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Evaluating Physical Activity

Alumna Barbara Ainsworth knows the value of physical activity and helps others understand it

Growing up in Claremont, CA, Barbara Ainsworth was always active in sports and loved swimming and volleyball. But it wasn’t until she sat down with her school’s career counselor that she made up her mind to be a physical education teacher like her older sister. “I was told I had two options: nurse or teacher,” recalls Ainsworth, who is now a professor of exercise and wellness at Arizona State University (ASU). “I didn’t want to be indoors or wear a uniform, so I decided physical education made sense for me.”

As an undergraduate at Fresno State University, she imagined she would teach somewhere in southern California. But by the time she graduated in 1974, job prospects in physical education were scarce. Thankfully, a professor told her about Title IX legislation. Enacted in 1972, Title IX meant many more women would soon be participating in college sports, so her professor suggested she think about coaching.

She liked the idea and soon applied for a graduate assistantship at the University of Minnesota Duluth. “I had no idea where Minnesota was when I got admitted, so I just got a map and started driving,” Ainsworth says, laughing. After earning her master’s degree in 1975, she went to the College of St. Benedict where she taught physical education courses in aquatics and cross-country skiing and coached women’s swimming and tennis.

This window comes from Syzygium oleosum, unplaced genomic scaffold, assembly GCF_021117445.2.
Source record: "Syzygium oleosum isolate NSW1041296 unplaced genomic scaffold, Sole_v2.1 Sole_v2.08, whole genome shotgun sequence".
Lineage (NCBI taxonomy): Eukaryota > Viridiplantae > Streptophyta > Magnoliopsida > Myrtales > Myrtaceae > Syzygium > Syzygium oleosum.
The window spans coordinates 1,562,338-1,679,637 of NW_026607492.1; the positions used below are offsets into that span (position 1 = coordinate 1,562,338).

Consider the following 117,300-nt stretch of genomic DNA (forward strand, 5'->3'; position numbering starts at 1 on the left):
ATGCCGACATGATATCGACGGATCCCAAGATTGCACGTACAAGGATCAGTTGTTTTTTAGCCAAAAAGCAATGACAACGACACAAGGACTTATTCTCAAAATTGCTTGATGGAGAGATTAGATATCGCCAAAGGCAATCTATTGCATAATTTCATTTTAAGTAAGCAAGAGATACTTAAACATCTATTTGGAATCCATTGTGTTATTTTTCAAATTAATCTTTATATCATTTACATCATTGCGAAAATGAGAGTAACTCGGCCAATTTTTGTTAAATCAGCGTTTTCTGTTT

She returned to the University to earn her Ph.D. in exercise physiology in 1987. While there, she met professor Art Leon, who helped shape the research interests she remains passionate about today. Leon, who was then in the School of Public Health, offered Ainsworth a two-year, post-doctorate appointment, and together they worked on a grant-funded project looking at people’s physical activity levels as compared to their responses on national surveys.

“The federal government was interested in knowing how valuable and reliable these surveys are,” explains Ainsworth, who earned a master’s degree in public health while working with Leon. The duo was also among the initial developers of the Compendium of Physical Activities , which Ainsworth still manages today. The compendium rates the amount of energy expended when doing more than 800 different physical activities, such as walking or mowing the lawn. “People use it to evaluate how active they are and how those activities are helping them,” she says.

Before joining the faculty at ASU in 2005, Ainsworth taught exercise physiology at the University of North Carolina at Chapel Hill, served as the director of the Prevention Research Center at the University of South Carolina, and worked in administration at San Diego State University. She is also the current president of the American College of Sport Medicine. “I realized my heart was in teaching and being with students, so I relocated to Arizona and I plan to stay here,” she says.

Story by Meleah Maynard | Photo by Tom Story, Arizona State University | September 2011



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